Bezos: No, I get that request monthly. I really do. I tell them, no. The Post is it for me. I’m not interested in buying other newspapers. I watched that movie, and it’s helpful. I loved that movie, and also reading Katherine Graham’s memoir, which won a Pulitzer Prize and is an amazing book. Because it gets me ready. You know, as the owner of The Post, I know that at times The Post is going to write stories that are going to make very powerful people very unhappy.
Döpfner: Are you upset if the Post journalists are writing critical stories about Amazon?
Bezos: No, I’m not upset at all.
Döpfner: Did or would you ever interfere?
Bezos: Never. I would be humiliated to interfere. I would be so embarrassed. I would turn bright red. It has nothing to do with … I don’t even get so far… I just don’t want to. It would feel icky; it would feel gross. It would be one of those things when I’m 80 years old I would be so unhappy with myself if I had interfered. Why would I? I want that paper to be independent. We have a fantastic editor in Marty Baron. We have a fantastic publisher in Fred Ryan. The head of our technology team, a guy named Shailesh, is fantastic. They don’t need my help in the newsroom for sure. First of all, that’s also an expert’s job. It would be like me getting on the airplane and going up to the front of the plane and saying to the pilot, “You should move aside — let me do this!”
Döpfner: Well, you are not flying airplanes, but you are sending rockets to the orbit. Could you share with us the vision of Blue Origin and the idea of space tourism with reusable rockets?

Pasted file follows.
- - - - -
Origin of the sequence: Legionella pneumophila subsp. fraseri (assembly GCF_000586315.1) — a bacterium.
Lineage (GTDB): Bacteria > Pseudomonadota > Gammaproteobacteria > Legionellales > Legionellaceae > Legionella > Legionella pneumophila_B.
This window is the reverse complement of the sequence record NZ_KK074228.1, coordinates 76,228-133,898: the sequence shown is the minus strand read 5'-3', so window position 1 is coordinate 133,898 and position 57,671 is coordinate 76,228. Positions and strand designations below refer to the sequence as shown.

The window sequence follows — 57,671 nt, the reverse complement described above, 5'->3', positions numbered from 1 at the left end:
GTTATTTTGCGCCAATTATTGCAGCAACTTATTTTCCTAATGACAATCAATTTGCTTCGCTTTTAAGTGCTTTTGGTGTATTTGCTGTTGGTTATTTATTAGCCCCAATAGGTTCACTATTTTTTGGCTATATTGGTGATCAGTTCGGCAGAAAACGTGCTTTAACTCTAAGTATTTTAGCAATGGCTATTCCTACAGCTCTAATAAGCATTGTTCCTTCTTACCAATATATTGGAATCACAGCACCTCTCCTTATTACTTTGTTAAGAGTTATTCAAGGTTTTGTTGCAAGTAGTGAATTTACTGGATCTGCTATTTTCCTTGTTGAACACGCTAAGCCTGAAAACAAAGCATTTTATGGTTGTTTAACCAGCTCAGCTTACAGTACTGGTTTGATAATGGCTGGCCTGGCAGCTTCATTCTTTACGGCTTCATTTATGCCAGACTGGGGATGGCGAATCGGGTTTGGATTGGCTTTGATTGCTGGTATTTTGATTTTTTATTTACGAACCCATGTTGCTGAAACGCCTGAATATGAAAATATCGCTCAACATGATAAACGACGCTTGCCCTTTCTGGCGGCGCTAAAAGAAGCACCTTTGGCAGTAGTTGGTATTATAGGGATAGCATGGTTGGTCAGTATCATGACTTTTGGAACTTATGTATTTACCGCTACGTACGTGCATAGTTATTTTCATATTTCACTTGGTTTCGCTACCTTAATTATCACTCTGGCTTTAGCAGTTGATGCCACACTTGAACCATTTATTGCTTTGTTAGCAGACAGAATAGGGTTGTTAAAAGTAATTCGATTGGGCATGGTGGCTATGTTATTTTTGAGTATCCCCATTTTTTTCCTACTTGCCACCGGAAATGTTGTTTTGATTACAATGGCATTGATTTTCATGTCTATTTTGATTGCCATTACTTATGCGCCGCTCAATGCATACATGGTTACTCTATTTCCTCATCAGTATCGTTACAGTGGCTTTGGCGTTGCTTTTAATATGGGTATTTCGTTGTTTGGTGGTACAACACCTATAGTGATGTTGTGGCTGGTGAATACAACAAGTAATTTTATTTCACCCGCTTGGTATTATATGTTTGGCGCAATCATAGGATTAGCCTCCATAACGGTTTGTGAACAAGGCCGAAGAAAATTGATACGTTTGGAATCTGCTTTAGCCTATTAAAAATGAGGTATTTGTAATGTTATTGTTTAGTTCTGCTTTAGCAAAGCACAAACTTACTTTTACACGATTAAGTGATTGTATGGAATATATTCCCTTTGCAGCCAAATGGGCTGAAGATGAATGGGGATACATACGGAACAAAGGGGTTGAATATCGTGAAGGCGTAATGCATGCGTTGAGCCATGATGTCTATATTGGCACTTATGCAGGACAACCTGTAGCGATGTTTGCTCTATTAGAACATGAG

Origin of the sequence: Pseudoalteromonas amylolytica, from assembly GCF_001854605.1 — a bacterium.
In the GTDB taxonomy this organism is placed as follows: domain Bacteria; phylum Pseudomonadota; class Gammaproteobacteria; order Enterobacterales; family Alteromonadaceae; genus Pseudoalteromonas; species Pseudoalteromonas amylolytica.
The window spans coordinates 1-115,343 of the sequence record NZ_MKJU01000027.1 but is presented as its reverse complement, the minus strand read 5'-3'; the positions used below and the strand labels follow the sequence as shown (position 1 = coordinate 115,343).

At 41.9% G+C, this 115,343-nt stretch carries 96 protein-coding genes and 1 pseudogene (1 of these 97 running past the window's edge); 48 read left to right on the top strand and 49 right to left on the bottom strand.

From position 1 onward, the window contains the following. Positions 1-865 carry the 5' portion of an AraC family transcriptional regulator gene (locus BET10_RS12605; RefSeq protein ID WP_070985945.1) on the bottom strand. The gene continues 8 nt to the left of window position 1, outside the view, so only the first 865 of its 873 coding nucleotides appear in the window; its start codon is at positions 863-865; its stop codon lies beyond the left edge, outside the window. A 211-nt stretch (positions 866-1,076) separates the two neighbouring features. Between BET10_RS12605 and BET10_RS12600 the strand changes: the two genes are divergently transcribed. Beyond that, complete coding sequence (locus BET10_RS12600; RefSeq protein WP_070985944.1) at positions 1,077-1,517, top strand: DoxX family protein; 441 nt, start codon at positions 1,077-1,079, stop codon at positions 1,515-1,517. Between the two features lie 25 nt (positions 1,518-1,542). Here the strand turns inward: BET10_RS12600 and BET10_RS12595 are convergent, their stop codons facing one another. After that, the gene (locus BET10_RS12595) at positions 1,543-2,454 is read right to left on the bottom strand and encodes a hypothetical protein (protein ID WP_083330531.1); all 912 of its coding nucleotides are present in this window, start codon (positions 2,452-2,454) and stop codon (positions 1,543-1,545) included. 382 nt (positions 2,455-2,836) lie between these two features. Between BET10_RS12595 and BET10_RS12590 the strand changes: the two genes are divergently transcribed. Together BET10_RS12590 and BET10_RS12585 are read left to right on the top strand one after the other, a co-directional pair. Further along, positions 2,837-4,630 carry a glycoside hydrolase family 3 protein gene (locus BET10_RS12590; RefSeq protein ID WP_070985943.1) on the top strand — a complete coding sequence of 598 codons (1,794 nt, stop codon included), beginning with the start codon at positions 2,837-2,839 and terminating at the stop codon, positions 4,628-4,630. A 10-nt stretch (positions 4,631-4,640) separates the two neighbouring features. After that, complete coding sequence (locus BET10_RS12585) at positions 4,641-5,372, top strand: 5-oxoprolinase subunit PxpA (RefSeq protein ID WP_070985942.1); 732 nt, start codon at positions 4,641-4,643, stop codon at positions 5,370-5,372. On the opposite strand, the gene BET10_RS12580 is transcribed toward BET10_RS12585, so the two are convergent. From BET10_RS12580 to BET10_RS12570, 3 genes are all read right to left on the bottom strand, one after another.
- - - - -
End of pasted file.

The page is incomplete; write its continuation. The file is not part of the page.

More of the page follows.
Bezos: Yes. This is super important to me, and I believe on the longest timeframe — and really here I’m thinking of a timeframe of a couple of hundred years, so over millions of decades — I believe and I get increasing conviction with every passing year, that Blue Origin, the space company, is the most important work that I’m doing. And so there is a whole plan for Blue Origin.
Döpfner: Really, so you’d say retail, e-commerce, clouds, publishing — that’s all less relevant than the space project?
Bezos: Yes, and I’ll tell you why.
First of all, of course, I’m interested in space, because I’m passionate about it. I’ve been studying it and thinking about it since I was a 5-year-old boy. But that is not why I’m pursuing this work. I’m pursuing this work, because I believe if we don’t we will eventually end up with a civilization of stasis, which I find very demoralizing. I don’t want my great-grandchildren’s great-grandchildren to live in a civilization of stasis. We all enjoy a dynamic civilization of growth and change. Let’s think about what powers that.
We are not really energy-constrained. Let me give you just a couple of numbers. If you take your body, your metabolic rate as a human, it’s just an animal. You eat food, that’s your metabolism. You burn about a 100 watts. Your power, your body, is the same as a 100-watt lightbulb. We’re incredibly efficient. Your brain is about 60 watts of that. Amazing. But if you extrapolate in developed countries where we use a lot of energy, on average in developed countries our civilizational metabolic rate is 11 000 watts. So, in a natural state, where we’re animals, we’re only using a 100 watts. In our actual developed-world state, we’re using 11,000 watts. And it’s growing. For a century or more, it’s been compounding at a few percent a year, our energy usage as a civilization.